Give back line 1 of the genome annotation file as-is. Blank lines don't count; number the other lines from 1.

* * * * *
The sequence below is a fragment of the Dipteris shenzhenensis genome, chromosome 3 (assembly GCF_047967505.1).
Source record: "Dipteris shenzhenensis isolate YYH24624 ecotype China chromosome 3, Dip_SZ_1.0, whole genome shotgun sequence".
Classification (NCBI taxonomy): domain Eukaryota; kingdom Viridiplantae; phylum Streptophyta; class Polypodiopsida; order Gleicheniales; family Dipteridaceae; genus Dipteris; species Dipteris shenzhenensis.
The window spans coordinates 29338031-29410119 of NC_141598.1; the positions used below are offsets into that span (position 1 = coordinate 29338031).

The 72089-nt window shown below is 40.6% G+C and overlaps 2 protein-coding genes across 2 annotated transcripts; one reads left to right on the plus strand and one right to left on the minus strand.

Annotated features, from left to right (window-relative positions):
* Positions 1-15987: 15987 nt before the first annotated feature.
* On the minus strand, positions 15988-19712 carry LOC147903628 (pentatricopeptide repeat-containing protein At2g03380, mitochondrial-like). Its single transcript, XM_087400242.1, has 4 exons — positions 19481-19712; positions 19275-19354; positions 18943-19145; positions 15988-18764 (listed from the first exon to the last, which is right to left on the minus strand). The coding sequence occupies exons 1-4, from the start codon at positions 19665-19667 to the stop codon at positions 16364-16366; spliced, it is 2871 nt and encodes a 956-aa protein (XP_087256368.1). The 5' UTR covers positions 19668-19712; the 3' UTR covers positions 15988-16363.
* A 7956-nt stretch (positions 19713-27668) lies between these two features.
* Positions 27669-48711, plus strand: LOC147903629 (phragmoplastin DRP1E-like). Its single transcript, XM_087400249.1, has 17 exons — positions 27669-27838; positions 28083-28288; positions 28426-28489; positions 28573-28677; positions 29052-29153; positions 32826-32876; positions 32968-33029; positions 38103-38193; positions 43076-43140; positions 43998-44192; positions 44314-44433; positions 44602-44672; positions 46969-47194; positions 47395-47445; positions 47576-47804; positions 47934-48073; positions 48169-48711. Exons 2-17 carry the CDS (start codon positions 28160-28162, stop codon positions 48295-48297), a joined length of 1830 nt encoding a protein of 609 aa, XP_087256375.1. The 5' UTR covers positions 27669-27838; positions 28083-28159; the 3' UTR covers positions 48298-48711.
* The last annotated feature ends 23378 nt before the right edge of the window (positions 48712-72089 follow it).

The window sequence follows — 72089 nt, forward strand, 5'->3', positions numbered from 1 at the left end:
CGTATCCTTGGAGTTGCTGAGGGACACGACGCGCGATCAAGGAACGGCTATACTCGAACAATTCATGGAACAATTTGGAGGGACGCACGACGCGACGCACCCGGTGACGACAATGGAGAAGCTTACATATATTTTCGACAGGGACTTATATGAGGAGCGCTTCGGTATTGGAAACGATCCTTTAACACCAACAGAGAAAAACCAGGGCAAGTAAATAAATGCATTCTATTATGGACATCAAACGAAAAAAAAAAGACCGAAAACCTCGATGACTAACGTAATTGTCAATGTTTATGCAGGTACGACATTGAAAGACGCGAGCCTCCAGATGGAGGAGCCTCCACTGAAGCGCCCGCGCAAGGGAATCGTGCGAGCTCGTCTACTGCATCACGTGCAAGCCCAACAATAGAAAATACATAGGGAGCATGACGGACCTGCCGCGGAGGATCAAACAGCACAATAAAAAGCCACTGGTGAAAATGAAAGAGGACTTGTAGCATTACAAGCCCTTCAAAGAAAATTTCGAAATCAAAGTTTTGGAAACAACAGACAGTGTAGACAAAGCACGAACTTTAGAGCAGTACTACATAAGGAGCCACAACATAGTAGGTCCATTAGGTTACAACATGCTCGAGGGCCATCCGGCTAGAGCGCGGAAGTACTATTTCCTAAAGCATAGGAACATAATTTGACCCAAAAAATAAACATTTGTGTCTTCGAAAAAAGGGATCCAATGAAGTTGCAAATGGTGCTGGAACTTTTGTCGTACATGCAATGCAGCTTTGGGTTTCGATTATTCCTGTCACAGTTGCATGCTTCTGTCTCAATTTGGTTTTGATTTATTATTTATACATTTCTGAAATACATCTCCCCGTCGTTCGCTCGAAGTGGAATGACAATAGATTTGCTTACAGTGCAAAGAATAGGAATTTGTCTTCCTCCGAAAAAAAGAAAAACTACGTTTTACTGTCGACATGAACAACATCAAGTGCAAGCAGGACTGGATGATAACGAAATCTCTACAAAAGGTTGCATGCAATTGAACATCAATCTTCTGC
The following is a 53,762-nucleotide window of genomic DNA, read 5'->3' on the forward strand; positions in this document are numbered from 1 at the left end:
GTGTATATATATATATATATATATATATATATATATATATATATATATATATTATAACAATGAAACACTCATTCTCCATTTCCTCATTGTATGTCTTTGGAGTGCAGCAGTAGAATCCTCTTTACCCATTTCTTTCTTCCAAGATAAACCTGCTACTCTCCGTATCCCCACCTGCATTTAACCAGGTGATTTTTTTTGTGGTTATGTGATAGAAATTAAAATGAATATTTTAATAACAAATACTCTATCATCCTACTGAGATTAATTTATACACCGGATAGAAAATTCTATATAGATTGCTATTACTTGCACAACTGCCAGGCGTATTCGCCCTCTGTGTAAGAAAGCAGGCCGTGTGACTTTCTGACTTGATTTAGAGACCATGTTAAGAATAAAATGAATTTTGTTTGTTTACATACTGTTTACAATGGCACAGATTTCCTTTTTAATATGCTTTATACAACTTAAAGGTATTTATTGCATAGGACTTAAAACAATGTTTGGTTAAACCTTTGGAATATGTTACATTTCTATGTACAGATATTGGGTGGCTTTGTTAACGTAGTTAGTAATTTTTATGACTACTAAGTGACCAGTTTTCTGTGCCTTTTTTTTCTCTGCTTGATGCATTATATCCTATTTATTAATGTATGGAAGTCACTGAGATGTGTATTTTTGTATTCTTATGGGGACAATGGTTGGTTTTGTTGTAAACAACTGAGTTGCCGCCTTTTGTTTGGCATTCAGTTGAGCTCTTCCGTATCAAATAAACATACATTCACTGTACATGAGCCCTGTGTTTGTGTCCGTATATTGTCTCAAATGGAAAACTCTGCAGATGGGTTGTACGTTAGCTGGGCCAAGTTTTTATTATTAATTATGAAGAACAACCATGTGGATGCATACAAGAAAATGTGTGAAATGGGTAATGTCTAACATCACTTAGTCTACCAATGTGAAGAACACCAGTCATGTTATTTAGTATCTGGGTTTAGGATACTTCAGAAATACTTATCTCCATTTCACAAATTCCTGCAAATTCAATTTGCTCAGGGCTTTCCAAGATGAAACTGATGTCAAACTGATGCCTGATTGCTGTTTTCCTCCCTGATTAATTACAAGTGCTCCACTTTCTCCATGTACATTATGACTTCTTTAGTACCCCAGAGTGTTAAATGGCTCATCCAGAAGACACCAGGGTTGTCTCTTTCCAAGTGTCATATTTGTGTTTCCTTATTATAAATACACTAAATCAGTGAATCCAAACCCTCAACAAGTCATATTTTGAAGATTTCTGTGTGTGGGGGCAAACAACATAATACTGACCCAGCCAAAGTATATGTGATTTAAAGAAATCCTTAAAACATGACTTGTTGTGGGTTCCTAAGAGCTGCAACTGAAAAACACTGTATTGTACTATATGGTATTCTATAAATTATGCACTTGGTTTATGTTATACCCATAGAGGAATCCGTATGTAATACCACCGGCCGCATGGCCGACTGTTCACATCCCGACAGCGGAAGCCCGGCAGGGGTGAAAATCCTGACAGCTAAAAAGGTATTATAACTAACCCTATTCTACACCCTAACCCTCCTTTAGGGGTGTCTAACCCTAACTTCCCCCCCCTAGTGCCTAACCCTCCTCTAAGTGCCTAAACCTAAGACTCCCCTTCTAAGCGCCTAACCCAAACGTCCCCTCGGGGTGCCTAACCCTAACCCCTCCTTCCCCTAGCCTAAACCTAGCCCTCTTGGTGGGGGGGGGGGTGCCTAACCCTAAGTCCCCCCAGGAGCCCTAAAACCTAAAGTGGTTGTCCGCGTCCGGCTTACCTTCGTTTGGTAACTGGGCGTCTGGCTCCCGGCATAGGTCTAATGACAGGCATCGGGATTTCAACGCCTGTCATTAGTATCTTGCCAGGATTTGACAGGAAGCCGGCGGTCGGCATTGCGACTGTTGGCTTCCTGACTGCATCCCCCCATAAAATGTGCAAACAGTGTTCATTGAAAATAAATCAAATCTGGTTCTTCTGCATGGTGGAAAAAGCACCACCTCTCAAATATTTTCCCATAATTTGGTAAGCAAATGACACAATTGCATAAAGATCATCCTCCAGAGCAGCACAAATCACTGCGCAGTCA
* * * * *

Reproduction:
The sequence below is a fragment of the Dipteris shenzhenensis genome, chromosome 3 (assembly GCF_047967505.1).